When Indonesia’s Mount Tambora erupted in 1815, it unleashed the most destructive wave of extreme weather the world has witnessed in thousands of years. The volcano’s massive sulfate dust cloud enveloped the Earth, cooling temperatures and disrupting major weather systems for more than three years. Amid devastating storms, drought, and floods, communities worldwide endured famine, disease, and civil unrest on a catastrophic scale. On the eve of the bicentenary of the great eruption, Tambora tells the extraordinary story of the weather chaos it wrought, weaving the latest climate science with the social history of this frightening period to offer a cautionary tale about the potential tragic impacts of drastic climate change in our own century.
The year following Tambora’s eruption became known as the “Year without a Summer,” when weather anomalies in Europe and New England ruined crops, displaced millions, and spawned chaos and disease. Here, for the first time, Gillen D’Arcy Wood traces Tambora’s full global and historical reach: how the volcano’s three-year climate change regime initiated the first worldwide cholera pandemic, expanded opium markets in China, set the stage for Ireland’s Great Famine, and plunged the United States into its first economic depression. Mary Shelley’s Frankenstein’s monster, inspired by Tambora’s terrifying storms, embodied the fears and misery of global humanity during this transformative period, the most recent sustained climate crisis the world has faced.
Bringing the history of this planetary emergency grippingly to life, Tambora sheds light on the fragile interdependence of climate and human societies, and the threat a new era of extreme global weather poses to us all.
Gillen D’Arcy Wood is professor of English at the University of Illinois, Urbana-Champaign, where he directs the Sustainability Studies Initiative in the Humanities. He has written extensively on the cultural and environmental history of the nineteenth century.
"This engaging interdisciplinary study links Tambora's disruption of global weather patterns not only to Arctic melting, famine, and cholera but to the landscape paintings of William Turner, the debts that plagued Thomas Jefferson near the end of his life, the elegiac verse of the Chinese poet Li Yuyang, and Mary Shelley's novel 'Frankenstein,' written in 1816, the 'Year without a Summer.' The lessons of Tambora's 'Frankenstein weather'--as Wood is quick to point out--may carry special weight in today's era of climate upheaval."--The New Yorker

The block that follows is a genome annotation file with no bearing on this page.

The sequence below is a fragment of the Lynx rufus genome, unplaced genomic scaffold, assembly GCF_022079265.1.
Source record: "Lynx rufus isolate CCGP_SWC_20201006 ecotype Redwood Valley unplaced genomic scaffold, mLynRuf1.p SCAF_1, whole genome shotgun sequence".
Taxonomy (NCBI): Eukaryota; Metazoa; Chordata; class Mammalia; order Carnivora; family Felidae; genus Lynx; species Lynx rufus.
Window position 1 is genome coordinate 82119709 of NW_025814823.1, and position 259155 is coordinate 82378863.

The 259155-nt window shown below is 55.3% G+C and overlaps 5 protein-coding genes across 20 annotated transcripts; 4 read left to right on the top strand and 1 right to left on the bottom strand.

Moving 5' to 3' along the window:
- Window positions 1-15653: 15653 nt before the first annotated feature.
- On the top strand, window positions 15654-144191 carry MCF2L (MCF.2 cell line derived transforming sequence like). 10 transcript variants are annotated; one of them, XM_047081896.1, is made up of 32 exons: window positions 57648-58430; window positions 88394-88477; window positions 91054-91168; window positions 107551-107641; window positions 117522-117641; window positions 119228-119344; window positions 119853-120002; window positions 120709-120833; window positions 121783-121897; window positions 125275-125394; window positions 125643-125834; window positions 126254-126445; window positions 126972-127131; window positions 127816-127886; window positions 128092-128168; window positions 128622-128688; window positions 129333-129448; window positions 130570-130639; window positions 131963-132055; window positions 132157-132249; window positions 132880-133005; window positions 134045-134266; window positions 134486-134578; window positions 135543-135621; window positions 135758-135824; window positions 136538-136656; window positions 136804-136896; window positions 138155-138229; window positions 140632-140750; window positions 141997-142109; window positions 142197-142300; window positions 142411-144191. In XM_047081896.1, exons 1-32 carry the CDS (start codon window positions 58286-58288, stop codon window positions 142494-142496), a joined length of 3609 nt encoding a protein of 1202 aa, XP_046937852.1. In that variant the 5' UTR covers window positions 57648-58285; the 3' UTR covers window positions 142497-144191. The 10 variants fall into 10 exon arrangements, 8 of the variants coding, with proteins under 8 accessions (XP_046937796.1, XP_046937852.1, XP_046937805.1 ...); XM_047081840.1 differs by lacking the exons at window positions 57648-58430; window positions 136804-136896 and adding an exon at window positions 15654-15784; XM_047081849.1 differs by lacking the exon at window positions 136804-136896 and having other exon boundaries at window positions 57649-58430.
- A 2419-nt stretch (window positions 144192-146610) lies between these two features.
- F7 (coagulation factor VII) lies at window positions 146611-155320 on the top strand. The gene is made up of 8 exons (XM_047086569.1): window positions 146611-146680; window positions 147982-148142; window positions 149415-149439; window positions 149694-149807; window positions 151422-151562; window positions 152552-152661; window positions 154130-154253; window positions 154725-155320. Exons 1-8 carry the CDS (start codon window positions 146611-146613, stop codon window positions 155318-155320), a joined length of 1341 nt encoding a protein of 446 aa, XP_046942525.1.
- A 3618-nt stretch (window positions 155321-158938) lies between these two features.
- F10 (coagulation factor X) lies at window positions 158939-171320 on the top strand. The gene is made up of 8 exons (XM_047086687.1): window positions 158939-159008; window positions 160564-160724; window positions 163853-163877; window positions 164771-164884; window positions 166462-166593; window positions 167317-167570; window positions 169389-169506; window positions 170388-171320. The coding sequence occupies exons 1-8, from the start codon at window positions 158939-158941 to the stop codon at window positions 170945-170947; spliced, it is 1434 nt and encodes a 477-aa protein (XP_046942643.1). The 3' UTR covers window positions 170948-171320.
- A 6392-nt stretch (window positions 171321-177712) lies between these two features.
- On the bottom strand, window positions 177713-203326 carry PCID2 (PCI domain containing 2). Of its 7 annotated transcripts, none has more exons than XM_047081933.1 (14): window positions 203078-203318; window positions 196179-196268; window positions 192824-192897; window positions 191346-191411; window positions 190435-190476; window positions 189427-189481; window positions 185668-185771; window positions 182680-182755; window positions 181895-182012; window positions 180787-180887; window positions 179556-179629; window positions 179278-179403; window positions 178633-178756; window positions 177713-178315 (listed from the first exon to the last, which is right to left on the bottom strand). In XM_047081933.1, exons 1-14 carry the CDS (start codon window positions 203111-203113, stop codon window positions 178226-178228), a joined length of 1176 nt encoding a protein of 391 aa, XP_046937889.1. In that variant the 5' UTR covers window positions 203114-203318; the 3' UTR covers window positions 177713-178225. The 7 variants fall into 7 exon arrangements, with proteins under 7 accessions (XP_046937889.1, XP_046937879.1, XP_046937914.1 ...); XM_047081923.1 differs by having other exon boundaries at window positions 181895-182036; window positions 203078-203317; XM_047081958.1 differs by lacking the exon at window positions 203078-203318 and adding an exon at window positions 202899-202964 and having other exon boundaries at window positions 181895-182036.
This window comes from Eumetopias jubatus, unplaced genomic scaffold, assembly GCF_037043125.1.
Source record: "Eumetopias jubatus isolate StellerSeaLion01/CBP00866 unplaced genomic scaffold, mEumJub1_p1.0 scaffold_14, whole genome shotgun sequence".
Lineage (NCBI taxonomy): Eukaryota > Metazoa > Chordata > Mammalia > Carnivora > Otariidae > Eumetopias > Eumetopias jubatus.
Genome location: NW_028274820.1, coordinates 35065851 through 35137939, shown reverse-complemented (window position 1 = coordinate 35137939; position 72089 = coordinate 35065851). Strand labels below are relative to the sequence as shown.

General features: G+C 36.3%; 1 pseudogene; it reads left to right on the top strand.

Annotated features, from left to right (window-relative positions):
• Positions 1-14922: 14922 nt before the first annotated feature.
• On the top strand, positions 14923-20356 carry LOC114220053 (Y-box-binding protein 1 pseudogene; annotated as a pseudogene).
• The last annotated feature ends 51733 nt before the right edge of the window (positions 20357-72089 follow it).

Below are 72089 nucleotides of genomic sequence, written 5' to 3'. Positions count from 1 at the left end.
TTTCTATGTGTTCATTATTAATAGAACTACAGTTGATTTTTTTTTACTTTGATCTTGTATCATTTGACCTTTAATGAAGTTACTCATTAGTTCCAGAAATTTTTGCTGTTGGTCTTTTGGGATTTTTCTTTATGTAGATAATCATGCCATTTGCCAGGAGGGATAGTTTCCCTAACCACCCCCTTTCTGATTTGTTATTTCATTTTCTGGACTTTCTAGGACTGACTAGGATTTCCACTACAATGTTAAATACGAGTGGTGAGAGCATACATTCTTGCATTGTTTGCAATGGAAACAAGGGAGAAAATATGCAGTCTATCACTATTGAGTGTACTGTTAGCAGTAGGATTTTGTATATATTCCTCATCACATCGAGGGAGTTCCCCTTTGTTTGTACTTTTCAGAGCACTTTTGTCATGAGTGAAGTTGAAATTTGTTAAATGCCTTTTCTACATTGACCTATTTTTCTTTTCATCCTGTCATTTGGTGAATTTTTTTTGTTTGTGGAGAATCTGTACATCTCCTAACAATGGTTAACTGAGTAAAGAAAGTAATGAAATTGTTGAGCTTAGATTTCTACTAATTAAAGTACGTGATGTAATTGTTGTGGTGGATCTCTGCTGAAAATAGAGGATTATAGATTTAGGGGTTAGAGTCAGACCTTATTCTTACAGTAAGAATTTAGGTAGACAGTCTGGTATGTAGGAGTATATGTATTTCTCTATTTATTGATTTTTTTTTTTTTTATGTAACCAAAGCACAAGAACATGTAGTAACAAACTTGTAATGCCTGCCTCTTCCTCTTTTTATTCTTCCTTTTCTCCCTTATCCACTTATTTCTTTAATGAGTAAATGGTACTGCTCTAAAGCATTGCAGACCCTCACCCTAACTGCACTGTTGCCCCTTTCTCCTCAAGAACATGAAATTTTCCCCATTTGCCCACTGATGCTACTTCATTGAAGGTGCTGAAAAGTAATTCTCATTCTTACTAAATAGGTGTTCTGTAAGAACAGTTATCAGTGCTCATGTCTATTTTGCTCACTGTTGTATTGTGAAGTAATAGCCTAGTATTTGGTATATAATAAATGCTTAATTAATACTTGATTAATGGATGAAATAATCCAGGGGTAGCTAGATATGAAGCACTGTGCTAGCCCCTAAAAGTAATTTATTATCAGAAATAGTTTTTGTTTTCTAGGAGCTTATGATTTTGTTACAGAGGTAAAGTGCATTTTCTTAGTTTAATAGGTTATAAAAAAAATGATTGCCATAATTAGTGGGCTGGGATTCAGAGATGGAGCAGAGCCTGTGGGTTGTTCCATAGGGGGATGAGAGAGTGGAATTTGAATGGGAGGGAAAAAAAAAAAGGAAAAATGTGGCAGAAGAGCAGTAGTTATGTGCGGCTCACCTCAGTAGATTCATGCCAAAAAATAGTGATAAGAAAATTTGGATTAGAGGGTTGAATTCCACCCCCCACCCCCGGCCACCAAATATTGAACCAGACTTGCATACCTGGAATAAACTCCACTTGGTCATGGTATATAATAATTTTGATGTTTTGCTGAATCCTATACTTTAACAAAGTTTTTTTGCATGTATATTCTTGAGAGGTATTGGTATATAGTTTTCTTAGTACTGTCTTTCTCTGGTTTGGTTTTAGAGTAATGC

"Persuasively entertaining. . . . If not the first, Mr. Wood's book is by far the best on the subject, and most comprehensive. What Mr. Wood has achieved in Tambora is to uncover, collect, and collate a great deal of new scientific evidence to bolster his case."--Simon Winchester, Wall Street Journal
"The greatest volcanic eruption of modern times occurred in 1815 on the small island of Tambora in the East Indies. It spawned the most extreme weather in thousands of years. In what contemporaries described as the 'year without a summer,' its immense ash cloud encircled and cooled the Earth. While historians have mostly ignored the decades of worldwide misery, starvation, and disease that followed, Wood (The Shock of the Real), professor of English at the University of Illinois, remedies this oversight, combining a scientific introduction to volcanism with a vivid account of the eruption's cultural, political, and economic impact that persisted throughout the century."--Publishers Weekly, starred review
Table of Contents:
List of Illustrations xi
Note on Measurements xv
INTRODUCTION Frankenstein's Weather 1
ONE The Pompeii of the East 12
TWO The Little (Volcanic) Ice Age 33
THREE "This End of the World Weather" 45
FOUR Blue Death in Bengal 72
FIVE The Seven Sorrows of Yunnan 97
SIX The Polar Garden 121
SEVEN Ice Tsunami in the Alps 150
EIGHT The Other Irish Famine 171
NINE Hard Times at Monticello 199
EPILOGUE Et in Extremis Ego 229